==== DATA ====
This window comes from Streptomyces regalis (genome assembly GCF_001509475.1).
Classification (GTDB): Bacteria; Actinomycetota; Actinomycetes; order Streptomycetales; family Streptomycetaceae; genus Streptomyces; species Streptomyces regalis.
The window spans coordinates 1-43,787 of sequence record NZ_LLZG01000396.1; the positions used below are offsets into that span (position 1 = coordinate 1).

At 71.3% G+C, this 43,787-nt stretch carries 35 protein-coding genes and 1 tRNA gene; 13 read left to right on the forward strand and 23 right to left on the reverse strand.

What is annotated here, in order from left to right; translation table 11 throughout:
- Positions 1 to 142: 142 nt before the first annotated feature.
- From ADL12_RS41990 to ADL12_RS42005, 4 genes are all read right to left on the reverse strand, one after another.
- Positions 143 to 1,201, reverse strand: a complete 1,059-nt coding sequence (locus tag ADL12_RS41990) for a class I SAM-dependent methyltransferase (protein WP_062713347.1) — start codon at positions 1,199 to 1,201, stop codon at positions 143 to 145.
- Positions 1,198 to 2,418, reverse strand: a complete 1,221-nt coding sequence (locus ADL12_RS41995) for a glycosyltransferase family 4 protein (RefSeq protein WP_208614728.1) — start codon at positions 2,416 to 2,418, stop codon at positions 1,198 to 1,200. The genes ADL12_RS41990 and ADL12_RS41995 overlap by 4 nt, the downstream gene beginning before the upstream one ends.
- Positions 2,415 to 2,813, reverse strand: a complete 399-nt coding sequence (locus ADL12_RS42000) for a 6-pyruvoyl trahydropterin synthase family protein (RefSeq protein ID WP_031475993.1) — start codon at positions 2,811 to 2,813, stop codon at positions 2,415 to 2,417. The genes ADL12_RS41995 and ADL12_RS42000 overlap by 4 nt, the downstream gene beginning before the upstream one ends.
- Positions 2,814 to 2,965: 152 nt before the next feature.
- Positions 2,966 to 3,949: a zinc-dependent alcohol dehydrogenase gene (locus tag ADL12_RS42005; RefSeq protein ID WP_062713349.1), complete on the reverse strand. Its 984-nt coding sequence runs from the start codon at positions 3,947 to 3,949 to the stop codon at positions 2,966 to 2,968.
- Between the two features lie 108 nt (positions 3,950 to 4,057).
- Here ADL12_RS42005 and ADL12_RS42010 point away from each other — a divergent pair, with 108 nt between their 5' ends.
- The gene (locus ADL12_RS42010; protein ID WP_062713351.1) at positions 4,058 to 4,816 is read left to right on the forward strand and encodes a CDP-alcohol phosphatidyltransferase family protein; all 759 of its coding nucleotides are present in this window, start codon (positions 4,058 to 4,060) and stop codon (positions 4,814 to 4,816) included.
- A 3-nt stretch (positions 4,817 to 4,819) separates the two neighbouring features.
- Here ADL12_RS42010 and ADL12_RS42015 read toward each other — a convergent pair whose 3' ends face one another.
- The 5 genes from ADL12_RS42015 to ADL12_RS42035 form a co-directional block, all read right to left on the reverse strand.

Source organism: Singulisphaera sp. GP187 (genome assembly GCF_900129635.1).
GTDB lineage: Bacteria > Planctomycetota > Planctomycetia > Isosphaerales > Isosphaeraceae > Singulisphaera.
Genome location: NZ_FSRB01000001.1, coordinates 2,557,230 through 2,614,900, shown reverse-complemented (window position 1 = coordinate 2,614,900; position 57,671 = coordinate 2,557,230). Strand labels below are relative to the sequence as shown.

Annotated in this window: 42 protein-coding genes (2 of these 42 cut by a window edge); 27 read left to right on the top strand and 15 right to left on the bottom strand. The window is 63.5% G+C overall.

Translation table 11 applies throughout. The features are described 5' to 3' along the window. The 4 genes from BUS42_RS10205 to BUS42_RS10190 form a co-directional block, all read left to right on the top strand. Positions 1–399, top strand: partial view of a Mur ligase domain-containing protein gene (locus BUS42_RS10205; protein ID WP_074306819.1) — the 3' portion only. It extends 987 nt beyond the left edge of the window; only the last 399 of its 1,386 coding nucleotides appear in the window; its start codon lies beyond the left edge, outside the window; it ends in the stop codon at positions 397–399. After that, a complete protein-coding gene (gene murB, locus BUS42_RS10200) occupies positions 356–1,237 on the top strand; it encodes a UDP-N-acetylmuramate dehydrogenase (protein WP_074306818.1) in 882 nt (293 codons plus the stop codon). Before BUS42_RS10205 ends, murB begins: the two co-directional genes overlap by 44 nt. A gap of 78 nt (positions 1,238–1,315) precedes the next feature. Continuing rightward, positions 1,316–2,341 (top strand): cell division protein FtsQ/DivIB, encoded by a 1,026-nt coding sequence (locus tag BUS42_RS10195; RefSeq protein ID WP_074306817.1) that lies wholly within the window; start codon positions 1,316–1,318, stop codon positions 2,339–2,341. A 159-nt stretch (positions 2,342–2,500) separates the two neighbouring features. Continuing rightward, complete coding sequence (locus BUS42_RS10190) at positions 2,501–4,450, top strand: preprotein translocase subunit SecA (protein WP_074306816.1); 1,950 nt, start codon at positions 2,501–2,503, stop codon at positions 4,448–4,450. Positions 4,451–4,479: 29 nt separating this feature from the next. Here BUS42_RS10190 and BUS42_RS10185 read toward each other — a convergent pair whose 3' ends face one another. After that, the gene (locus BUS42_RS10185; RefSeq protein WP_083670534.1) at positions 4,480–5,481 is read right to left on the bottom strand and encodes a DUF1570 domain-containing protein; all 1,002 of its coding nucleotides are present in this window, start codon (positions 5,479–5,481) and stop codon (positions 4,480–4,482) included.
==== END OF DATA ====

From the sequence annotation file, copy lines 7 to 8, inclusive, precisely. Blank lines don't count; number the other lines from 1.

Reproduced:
- From ADL12_RS41990 to ADL12_RS42005, 4 genes are all read right to left on the reverse strand, one after another.
- Positions 143 to 1,201, reverse strand: a complete 1,059-nt coding sequence (locus tag ADL12_RS41990) for a class I SAM-dependent methyltransferase (protein WP_062713347.1) — start codon at positions 1,199 to 1,201, stop codon at positions 143 to 145.